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Smoke Point

The temperature when oil goes from good to bad

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Put a skillet on the stove, pour in a couple of tablespoons of oil, turn up the heat and the phone rings. A few minutes of distraction and you have thick, black smoke filling the kitchen. What happened? It was only oil. You hadn't even started cooking yet.

What happened was that you hit the Smoke Point for that oil. The smoke point of oils and fats is the temperature when it breaks down and fails as a lubricant. When oil breaks down it forms a whole host of bad things, including stuff that can give you cancer. There are also things in that broken oil that will cause foods to stick and that taste very bad. Knowing how hot the oil you are using can get will help you avoid the Smoke Point. Below is a list of the most popular oils and fats.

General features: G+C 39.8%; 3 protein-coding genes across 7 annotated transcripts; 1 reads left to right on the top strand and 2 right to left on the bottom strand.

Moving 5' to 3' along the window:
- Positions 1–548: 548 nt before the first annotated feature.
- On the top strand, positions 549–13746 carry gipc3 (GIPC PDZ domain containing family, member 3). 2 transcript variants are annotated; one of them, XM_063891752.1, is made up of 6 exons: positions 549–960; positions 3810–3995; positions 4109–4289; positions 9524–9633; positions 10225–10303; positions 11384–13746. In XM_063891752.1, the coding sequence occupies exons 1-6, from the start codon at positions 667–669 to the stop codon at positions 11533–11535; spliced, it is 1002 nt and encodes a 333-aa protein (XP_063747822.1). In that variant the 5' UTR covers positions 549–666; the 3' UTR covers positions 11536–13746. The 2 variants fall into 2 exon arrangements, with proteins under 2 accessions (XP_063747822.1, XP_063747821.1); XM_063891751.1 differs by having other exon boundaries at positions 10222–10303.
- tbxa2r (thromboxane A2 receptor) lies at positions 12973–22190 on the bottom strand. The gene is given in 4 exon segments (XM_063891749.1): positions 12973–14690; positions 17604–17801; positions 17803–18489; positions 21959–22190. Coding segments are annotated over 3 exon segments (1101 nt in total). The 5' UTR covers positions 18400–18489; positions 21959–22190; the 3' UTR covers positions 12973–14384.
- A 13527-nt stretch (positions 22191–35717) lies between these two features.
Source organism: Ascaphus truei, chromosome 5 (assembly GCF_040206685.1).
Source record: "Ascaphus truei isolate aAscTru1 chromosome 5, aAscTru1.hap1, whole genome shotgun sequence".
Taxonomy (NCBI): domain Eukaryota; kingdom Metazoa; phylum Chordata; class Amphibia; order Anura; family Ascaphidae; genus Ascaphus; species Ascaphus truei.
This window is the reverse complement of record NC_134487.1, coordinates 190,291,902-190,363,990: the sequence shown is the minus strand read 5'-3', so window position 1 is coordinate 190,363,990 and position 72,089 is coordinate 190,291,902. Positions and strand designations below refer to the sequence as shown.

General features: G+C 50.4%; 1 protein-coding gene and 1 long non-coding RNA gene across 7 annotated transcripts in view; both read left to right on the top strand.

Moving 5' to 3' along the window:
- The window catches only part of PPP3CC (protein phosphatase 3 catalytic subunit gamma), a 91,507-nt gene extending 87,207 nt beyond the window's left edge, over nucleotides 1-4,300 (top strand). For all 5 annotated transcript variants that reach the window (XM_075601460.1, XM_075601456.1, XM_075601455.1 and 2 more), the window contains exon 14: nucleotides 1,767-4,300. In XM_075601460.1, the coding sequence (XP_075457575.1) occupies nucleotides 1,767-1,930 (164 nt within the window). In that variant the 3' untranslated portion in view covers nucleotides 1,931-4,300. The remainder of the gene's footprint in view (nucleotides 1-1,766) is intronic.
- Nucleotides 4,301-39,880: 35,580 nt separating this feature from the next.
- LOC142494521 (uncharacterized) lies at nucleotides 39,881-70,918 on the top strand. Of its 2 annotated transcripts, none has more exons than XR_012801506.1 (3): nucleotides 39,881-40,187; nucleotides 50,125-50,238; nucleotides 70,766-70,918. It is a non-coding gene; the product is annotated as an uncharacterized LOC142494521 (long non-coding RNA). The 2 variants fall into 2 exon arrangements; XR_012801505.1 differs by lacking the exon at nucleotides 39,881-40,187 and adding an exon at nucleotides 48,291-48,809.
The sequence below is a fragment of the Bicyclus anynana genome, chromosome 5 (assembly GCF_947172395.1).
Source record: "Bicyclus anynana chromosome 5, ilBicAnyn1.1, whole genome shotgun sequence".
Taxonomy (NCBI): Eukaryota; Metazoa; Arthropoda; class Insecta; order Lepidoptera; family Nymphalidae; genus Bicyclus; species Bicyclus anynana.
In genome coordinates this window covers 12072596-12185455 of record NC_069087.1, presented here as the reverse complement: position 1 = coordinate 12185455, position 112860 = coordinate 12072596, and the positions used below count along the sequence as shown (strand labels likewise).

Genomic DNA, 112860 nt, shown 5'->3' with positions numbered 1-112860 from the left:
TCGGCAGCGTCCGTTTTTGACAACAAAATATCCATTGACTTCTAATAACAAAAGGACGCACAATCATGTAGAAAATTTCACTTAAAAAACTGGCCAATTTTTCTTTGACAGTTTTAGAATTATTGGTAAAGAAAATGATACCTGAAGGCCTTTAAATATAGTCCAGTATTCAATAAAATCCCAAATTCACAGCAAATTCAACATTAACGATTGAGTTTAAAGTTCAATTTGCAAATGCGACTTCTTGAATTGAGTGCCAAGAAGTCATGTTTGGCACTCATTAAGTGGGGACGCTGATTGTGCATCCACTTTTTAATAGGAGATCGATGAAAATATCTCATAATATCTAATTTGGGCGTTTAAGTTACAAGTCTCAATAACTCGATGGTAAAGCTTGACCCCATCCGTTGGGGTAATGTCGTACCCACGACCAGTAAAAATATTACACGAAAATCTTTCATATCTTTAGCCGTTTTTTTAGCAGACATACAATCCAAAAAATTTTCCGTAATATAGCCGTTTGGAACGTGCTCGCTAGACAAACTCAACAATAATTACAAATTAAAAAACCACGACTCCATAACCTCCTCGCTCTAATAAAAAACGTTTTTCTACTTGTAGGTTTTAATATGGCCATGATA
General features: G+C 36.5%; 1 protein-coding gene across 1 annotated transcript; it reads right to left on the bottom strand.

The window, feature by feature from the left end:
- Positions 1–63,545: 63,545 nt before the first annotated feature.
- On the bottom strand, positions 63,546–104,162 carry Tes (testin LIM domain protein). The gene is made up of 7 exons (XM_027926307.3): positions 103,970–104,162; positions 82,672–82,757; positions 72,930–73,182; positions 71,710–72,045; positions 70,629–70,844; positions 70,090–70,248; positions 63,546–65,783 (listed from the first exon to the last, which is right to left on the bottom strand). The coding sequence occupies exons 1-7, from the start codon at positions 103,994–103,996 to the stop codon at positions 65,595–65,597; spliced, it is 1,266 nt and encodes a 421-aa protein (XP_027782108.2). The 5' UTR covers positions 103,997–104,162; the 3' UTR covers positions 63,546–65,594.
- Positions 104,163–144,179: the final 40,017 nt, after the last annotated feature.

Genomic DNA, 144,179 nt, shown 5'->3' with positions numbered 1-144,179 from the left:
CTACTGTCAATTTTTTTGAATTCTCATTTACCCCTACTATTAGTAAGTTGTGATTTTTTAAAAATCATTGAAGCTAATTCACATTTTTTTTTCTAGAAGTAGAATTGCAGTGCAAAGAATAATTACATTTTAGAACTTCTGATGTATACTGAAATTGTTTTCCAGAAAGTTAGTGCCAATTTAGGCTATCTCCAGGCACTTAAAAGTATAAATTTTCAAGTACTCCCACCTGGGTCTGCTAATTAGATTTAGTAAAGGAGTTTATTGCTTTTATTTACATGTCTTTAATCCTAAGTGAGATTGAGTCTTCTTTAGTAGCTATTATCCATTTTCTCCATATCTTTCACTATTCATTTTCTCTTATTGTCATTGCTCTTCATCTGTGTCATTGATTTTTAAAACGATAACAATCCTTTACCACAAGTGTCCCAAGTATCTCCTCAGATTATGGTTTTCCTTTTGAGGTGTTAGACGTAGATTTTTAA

You can increase the smoke point of an oil by combining it with an oil with a higher smoke point. For instance mixing butter with extra light olive oil will give you a smoke point much higher than that of butter.

Smoke Point

Oil/Fat Fahrenheit Celsius
Canola Oil - Unrefined 225°F 107°C
Safflower Oil - Unrefined 225°F 107°C
Sunflower Oil - Unrefined 225°F 107°C
Corn Oil - Unrefined 320°F 160°C
Peanut Oil - Unrefined 320°F 160°C
Olive Oil - Extra Virgin 320°F 160°C
Safflower Oil - Semirefined 320°F 160°C
Butter 350°F 177°C
Olive Oil - High Quality, Extra Virgin 405°F 206°C
Olive Oil - Virgin 420°F 215°C
Corn Oil - Refined 450°F 232°C
Peanut Oil - Refined 450°F 232°C
Safflower Oil - Refined 450°F 232°C
Sunflower Oil - Refined 450°F 232°C
Canola Oil - Semirefined 465°F 240°C
Olive Oil - Extra Light 470°F 243°C
Canola Oil - Refined 470°F 243°C
Avocado Oil 520°F 270°C

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